• Richard Obousy – Physicist and co-founder and project leader for Project Icarus
Aug 06 2012
Rank #13: Skeptic Check: Monster Mashup
ENCORE Monsters don’t exist. Except when they do. And extinction is forever, except when it isn’t. So, which animals are mythical and which are in hiding?
Bigfoot sightings are plentiful, but real evidence for the hirsute creature is a big zilch. Yet, the coelacanth, a predatory fish thought extinct, actually lives. Today, its genome is offering clues as to how and when our fishy ancestors first flopped onto land.
Meanwhile, the ivory-billed woodpecker assumes mythic status as it flutters between existence and extinction. And, from passenger pigeons to the wooly mammoth, hi-tech genetics may imitate Jurassic Park, and bring back vanished animals.
• Donald Prothero – Paleontologist, geologist, former professor at Occidental College, co-author of Abominable Science!: Origins of the Yeti, Nessie, and Other Famous Cryptids
• Chris Amemiya – Biologist and geneticist at the University of Washington and the Benaroya Research Institute, Seattle
• John Fitzpatrick – Ornithologist and director, Cornell Lab of Ornithology, Cornell University
• Ben Novak – Visiting biologist at the University of California, Santa Cruz, lead coordinating scientist of “The Great Comeback” at the Revive and Restore project, Long Now Foundation
First released December 9, 2013.
Apr 13 2015
Rank #14: Skeptic Check: ESP or Think Again
You’re right: it’s a show about ESP. And, correct again: we’re excited about the publication of a paper that claims precognition exists. You’ve already divined what our paranormal investigator says about the paper, whether the statistics that it cites are significant, and what the editor-in-chief of a major scientific journal has to say on the tricky matter of publishing such a result at all.
You’re not surprised that Brains on Vacation takes on the matter of Armageddon-by-exploding-star, because, you knew that. You also knew that it will be an excellent show. But, tune in anyway – consider it a repeat.Guests:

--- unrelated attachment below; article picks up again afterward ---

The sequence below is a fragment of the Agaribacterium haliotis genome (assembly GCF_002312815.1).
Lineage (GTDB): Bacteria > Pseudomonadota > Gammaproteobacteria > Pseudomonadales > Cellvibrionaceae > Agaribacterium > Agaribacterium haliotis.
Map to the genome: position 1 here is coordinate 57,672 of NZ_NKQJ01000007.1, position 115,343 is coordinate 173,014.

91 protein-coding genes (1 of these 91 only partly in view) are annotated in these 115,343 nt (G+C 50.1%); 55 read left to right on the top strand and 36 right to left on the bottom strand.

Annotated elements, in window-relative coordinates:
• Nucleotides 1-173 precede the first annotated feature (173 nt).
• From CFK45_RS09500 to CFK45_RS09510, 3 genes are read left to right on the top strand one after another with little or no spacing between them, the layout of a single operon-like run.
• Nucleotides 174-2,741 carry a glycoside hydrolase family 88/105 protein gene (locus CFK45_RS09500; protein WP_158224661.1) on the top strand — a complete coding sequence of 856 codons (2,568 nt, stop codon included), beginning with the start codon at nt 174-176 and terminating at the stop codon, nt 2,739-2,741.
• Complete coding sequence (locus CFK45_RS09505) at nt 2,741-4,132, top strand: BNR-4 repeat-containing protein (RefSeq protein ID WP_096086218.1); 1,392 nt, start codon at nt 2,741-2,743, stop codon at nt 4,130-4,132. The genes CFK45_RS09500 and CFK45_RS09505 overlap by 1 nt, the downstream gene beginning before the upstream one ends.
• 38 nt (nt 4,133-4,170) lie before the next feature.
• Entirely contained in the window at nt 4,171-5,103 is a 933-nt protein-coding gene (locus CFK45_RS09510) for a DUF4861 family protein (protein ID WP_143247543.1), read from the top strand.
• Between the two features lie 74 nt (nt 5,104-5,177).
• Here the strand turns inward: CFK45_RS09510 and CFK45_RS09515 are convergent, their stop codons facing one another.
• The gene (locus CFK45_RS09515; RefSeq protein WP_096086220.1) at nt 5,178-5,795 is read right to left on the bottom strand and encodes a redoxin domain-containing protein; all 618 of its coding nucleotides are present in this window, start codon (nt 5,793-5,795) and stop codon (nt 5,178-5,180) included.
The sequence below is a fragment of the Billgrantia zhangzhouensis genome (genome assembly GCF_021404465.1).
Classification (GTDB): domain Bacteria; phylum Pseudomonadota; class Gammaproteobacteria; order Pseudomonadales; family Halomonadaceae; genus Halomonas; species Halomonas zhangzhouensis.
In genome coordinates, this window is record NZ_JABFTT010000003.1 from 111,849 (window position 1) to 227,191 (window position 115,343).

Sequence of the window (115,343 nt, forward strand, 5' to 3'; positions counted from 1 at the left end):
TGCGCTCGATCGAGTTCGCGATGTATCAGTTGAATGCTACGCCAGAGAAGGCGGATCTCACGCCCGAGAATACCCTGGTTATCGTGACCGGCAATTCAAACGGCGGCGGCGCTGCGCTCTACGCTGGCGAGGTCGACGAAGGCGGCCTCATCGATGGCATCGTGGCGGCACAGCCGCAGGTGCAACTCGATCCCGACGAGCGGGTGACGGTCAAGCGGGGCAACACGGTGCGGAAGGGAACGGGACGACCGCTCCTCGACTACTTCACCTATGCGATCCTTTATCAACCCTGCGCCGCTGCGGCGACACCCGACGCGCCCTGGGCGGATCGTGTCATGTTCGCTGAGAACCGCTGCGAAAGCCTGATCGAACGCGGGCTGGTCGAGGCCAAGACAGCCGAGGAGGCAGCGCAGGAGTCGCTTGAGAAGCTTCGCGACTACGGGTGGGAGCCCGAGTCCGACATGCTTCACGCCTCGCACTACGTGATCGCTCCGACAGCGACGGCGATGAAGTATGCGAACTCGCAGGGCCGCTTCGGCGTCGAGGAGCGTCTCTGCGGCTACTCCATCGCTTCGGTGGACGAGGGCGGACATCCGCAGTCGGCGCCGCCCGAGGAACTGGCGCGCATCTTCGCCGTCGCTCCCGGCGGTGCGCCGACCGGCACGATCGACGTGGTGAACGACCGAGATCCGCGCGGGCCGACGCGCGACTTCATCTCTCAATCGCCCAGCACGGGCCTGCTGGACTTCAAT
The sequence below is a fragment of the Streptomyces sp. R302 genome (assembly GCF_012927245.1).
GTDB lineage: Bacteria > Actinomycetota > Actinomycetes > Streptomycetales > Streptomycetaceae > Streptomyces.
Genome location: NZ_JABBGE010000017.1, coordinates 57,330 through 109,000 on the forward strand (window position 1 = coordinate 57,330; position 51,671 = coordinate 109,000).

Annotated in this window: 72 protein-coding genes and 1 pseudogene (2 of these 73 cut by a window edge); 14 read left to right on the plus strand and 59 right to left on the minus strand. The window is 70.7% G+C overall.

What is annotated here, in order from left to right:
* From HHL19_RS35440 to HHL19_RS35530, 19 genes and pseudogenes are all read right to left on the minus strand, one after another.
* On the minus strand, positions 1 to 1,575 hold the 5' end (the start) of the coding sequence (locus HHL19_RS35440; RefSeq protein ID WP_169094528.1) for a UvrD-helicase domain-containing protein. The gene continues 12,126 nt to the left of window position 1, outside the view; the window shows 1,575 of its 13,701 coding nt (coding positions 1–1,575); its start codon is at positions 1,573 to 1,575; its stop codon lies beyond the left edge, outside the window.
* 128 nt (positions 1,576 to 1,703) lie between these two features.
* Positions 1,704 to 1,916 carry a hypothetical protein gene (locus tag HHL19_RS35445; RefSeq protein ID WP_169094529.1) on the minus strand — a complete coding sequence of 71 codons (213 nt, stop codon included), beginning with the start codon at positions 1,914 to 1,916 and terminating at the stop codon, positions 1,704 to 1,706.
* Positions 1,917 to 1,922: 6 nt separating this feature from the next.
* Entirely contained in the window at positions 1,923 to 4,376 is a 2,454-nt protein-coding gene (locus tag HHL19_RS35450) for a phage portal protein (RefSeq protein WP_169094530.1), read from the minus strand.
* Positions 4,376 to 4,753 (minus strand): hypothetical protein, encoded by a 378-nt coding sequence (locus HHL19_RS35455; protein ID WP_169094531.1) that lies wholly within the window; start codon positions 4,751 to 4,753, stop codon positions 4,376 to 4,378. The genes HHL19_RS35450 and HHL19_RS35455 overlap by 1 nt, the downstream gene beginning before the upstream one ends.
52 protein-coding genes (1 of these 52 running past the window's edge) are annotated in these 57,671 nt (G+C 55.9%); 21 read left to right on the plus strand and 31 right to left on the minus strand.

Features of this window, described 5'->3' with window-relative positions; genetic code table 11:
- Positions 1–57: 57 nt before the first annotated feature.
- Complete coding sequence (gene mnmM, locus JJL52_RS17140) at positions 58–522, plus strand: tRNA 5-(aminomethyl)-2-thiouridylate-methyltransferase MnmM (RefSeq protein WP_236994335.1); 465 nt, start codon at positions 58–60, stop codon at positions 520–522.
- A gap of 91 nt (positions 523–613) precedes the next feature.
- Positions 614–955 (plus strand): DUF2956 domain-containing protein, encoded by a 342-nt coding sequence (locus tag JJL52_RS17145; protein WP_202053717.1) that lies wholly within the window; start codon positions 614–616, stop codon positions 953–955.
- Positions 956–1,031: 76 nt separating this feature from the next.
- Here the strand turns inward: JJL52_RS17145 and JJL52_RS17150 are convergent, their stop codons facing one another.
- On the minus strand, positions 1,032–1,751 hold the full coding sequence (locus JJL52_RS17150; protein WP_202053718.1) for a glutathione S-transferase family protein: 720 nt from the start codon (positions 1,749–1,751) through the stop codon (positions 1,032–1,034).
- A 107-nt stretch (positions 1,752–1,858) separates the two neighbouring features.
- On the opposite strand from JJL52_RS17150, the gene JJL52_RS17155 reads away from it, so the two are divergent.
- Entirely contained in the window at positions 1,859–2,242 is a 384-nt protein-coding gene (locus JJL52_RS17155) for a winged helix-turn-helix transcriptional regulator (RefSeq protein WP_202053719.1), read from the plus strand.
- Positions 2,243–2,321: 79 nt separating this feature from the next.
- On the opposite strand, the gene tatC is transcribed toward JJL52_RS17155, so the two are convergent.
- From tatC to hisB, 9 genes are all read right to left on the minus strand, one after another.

- Bruce Alberts – Editor-in-chief of Science
- Jim Underdown – Executive Director, Center for Inquiry – Los Angeles
- Jeff Rouder – Quantitative psychologist, University of Missouri
- Phil Plait – Skeptic and keeper of the website badastronomy.com
- Steve Macknik – Neuroscientist, author of Sleights of Mind: What the Neuroscience of Magic Reveals about Our Everyday Deceptions
Jan 30 2011
Rank #15: Whodunit, Who'll Do It?
The tools of forensics have moved way beyond fingerprint kits. These days, a prosecutor is as likely to wave a fMRI brain scan as a smoking gun as “Exhibit A.” Discover what happens when neuroscience has its day in court.
Meanwhile, research into the gold standard of identification, DNA, marches on. One day we may determine a suspect’s eye color from a drop of blood.
Plus, why much of forensic science – from fingerprinting to the polygraph – is more like reading tea leaves than science. And will future crime victims be robots?
• Owen Jones – Professor of law, Professor of biological sciences at Vanderbilt University, in Nashville, Tennessee
• Manfred Kayser – Forensic molecular biologist, Erasmus University Medical Centre, Rotterdam, The Netherlands
• David Faigman – Law professor, University of California, Hastings College of the Law in San Francisco